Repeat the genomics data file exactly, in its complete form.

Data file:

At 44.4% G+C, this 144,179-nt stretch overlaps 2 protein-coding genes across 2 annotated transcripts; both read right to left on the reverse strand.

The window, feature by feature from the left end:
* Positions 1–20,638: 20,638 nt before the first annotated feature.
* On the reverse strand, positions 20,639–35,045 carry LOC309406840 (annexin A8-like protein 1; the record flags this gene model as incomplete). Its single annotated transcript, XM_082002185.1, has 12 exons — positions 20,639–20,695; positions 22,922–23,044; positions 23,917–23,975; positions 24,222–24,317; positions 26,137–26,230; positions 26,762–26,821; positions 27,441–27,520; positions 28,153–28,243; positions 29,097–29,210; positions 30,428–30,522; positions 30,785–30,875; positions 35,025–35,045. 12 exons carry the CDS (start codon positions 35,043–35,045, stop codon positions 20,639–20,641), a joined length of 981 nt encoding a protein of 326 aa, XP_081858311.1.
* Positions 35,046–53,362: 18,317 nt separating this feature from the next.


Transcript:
At 44.4% G+C, this 144,179-nt stretch overlaps 2 protein-coding genes across 2 annotated transcripts; both read right to left on the reverse strand.

The window, feature by feature from the left end:
* Positions 1–20,638: 20,638 nt before the first annotated feature.
* On the reverse strand, positions 20,639–35,045 carry LOC309406840 (annexin A8-like protein 1; the record flags this gene model as incomplete). Its single annotated transcript, XM_082002185.1, has 12 exons — positions 20,639–20,695; positions 22,922–23,044; positions 23,917–23,975; positions 24,222–24,317; positions 26,137–26,230; positions 26,762–26,821; positions 27,441–27,520; positions 28,153–28,243; positions 29,097–29,210; positions 30,428–30,522; positions 30,785–30,875; positions 35,025–35,045. 12 exons carry the CDS (start codon positions 35,043–35,045, stop codon positions 20,639–20,641), a joined length of 981 nt encoding a protein of 326 aa, XP_081858311.1.
* Positions 35,046–53,362: 18,317 nt separating this feature from the next.